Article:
Earlier: Last night, the Washington Post broke a huge story reporting that the NSA has a secret program for spying on the Internet.
It's called PRISM.
According to documents obtained by the Post, PRISM allows the NSA to tap directly into the central servers of 9 big Internet companies: Microsoft, Yahoo, Google, Facebook, PalTalk, AOL, Skype, YouTube, Apple.
A source told the Post that with PRISM, the NSA can "quite literally can watch your ideas form as you type."
To be able to do that, the NSA would need some seriously impressive "big data" tools to analyze the terabytes of messages, videos, images, and metadata streaming through.
One company that would be able to provide such tools is Silicon Valley tech firm called Palantir.
Not a lot is known about Palantir, a private company that does not say much about who it works with.
On its company website, Palantir says it offers " a suite of software applications for integrating, visualizing and analyzing the world's information."
On another part of its Website, buried deep it in its "DevZone" area for developers, Palantir describes on of those products as " a software component that lets you quickly integrate external databases into Palantir."
Business Insider screen grabIt's called Prism.
Here's the full description:
"Prism is a software component that lets you quickly integrate external databases into Palantir. Specifically, it lets you build high-performance Data Engine based providers without writing any code. Instead, you define simple configuration files and then Palantir automatically constructs the data provider and database code for you. This ensures that all data access goes through well tested, high-performance code paths. Also, you can iterate more quickly because you can modify and reload Prism-based data providers without restarting the server."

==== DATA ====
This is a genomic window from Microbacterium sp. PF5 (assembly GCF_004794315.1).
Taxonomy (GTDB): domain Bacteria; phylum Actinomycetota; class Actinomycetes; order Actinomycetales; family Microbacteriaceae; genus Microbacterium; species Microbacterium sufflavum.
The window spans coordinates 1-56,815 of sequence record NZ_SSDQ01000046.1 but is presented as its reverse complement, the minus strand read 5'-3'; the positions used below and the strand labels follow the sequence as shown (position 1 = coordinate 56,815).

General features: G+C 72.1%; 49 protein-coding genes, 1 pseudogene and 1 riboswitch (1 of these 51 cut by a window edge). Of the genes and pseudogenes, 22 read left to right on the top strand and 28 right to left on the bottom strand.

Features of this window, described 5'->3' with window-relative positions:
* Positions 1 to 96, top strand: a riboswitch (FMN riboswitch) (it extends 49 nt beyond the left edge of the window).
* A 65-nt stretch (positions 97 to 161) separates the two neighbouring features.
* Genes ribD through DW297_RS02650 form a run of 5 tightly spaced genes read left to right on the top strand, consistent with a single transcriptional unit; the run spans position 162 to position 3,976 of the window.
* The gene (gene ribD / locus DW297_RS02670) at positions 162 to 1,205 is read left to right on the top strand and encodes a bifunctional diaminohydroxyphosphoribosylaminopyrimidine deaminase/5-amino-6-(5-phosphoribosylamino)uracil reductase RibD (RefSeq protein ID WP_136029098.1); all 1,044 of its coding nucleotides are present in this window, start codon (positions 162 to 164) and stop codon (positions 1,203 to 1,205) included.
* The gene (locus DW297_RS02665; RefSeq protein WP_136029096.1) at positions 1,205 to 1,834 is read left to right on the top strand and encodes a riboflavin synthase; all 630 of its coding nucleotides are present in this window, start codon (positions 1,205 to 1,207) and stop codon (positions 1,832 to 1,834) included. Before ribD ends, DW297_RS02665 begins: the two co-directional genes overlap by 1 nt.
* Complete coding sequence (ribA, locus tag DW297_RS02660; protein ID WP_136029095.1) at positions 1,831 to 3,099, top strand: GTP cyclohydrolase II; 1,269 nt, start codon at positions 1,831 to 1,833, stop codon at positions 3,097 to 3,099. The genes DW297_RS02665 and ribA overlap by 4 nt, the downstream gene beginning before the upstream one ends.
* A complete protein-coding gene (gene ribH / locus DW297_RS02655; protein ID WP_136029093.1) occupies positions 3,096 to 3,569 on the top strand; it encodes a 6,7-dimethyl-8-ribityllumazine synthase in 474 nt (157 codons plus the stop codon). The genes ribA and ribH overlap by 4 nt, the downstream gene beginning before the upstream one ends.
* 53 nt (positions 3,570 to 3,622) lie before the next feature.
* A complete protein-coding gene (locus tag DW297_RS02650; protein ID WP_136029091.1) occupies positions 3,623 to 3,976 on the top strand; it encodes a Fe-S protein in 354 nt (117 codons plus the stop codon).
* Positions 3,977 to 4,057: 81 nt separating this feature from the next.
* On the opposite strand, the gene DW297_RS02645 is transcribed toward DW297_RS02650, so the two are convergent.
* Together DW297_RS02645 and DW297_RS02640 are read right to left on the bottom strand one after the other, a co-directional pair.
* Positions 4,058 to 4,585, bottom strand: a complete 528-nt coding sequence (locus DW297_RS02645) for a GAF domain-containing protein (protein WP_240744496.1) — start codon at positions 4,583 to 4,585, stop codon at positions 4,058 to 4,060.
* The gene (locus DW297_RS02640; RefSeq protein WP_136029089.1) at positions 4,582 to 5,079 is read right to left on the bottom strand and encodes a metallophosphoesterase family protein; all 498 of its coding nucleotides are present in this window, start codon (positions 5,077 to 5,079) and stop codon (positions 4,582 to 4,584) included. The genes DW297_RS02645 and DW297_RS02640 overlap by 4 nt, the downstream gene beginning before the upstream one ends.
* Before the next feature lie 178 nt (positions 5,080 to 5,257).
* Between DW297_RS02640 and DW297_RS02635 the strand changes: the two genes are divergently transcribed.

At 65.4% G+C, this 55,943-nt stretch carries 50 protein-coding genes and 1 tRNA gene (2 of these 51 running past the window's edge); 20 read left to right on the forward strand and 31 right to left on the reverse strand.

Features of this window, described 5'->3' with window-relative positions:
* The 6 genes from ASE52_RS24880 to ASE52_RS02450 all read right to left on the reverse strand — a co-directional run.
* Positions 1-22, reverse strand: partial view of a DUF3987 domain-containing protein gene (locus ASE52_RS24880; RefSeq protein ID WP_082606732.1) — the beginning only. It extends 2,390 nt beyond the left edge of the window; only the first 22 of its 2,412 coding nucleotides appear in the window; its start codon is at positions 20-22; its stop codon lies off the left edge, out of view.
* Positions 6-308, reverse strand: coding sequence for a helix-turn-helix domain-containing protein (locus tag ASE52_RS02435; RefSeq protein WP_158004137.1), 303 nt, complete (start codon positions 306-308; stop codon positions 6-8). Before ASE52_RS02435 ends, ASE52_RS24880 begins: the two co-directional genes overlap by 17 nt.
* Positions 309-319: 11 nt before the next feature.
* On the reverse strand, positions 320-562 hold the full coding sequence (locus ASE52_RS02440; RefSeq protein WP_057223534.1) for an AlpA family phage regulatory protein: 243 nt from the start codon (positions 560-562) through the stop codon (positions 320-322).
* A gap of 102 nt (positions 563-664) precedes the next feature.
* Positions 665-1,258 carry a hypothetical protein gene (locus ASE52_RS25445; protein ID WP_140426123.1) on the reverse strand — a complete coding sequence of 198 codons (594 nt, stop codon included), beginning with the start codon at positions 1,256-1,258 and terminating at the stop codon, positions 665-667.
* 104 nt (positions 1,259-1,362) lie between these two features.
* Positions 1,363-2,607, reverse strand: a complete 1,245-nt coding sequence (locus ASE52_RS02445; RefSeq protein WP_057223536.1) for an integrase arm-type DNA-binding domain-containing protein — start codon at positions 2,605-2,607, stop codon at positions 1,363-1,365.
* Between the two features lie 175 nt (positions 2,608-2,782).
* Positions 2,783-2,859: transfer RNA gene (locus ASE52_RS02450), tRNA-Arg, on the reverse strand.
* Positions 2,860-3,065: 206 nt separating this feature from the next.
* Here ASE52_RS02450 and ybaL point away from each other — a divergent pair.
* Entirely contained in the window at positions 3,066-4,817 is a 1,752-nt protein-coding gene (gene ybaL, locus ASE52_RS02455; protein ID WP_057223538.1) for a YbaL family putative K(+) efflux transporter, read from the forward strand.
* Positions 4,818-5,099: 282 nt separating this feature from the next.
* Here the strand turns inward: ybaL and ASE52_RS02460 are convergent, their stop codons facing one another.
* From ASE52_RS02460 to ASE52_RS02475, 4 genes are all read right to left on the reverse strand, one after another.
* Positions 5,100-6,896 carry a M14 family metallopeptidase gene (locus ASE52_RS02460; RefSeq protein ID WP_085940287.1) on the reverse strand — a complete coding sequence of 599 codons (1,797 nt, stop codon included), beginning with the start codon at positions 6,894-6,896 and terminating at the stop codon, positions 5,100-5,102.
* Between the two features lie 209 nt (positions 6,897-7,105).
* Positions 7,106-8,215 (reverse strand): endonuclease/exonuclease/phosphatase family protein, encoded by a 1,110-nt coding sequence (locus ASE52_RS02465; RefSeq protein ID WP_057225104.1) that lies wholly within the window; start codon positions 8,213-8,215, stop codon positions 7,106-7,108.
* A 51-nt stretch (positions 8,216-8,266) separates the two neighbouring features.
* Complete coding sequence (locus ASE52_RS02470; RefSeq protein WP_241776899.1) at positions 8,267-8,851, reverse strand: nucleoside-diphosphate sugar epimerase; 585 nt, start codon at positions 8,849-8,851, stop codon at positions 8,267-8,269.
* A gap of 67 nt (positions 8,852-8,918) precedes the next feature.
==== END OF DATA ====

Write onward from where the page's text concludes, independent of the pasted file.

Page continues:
Can we say for sure that Palantir's product, Prism, is the big data engine behind the NSA's secret tool PRISM?
No, we cannot. A call into Palantir has not been returned. As secretive as Palantir is, we doubt anyone we could reach would confirm much for us, anyway.
But it would certainly be a coincidence if there were a big data NSA program was named PRISM and a Palantir product was named Prism and they were not the same.
The NSA would not be Palantir's first spying client. It has admitted in the past that one of its clients is the CIA.
The government has done very well on its early stage bet, by the way.
Just nine years old, we're told Palantir is already worth $5 billion on private markets.
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